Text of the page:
esoptron: a mirror (i.e. an object for looking into)Original Word: ἔσοπτρον, ου, τόPart of Speech:
a mirror, looking-glass (made of highly polished metal).
2072 ésoptron – a metallic mirror (not made of glass). Ancient mirrors (merely made of polished metal) only produced an indistinct image (reflection). So, to get an accurate picture (reflection) the viewer had to look from several different angles ("standpoints"). This has profound implications in "doing theology"!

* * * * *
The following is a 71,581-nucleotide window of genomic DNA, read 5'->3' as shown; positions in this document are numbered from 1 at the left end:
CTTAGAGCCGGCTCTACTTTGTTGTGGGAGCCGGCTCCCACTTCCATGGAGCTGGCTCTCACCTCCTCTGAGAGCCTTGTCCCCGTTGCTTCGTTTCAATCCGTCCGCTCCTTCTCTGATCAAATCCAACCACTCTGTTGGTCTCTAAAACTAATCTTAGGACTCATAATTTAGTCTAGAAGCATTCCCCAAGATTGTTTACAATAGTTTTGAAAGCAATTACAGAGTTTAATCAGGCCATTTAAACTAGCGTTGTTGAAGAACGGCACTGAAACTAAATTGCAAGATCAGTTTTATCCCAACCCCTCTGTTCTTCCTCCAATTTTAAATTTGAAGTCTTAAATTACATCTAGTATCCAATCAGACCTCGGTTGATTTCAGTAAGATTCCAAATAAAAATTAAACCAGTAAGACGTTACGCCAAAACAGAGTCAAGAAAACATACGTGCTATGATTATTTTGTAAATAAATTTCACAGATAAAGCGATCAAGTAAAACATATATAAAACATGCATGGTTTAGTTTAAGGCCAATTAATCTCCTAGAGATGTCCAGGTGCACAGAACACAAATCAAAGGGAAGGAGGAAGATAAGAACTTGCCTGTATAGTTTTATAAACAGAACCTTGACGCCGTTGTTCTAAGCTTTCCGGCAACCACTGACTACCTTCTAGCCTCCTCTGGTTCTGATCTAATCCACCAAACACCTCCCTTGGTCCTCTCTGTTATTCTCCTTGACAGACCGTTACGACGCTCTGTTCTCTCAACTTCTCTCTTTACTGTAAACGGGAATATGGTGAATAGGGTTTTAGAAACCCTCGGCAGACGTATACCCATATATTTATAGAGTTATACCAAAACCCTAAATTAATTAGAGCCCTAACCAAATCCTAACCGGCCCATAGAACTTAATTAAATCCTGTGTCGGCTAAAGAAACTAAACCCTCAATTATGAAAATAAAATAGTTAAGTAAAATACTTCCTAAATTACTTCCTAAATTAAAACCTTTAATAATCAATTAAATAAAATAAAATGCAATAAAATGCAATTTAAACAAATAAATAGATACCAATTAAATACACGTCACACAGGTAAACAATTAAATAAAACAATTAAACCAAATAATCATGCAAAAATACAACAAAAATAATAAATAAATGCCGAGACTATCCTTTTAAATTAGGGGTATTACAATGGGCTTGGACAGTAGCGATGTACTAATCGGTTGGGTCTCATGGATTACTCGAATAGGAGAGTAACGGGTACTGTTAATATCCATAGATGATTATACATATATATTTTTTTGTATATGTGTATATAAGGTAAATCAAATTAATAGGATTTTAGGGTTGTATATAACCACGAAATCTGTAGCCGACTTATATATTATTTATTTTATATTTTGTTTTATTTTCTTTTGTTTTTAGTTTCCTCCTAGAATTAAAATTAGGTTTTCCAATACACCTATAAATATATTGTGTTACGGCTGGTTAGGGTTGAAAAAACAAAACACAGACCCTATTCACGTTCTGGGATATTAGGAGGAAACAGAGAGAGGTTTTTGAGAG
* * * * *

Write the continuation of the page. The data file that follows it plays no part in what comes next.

NAS Exhaustive ConcordanceWord Origin
and the fut. of horaóDefinition
a mirror (i.e. an object for looking into)NASB Translation
Thayer'sSTRONGS NT 2072: ἔσοπτρονἔσοπτρον
), a mirror
: 1 Corinthians 13:12
; James 1:23
. (Wis. 7:26; Sir. 12:11; Pindar
Nem. 7, 20; Anacreon
(<530 b.c.="">) 11, (7 (6)) 3; Plutarch; others) The mirrors of the ancients were made, not of glass (cf. B. D. under the word , at the end), but of steel; Pliny, h. n. 33 (9) 45; 34, (17) 48 (but see the passages just referred to, and B. D. under the word mirror).<1>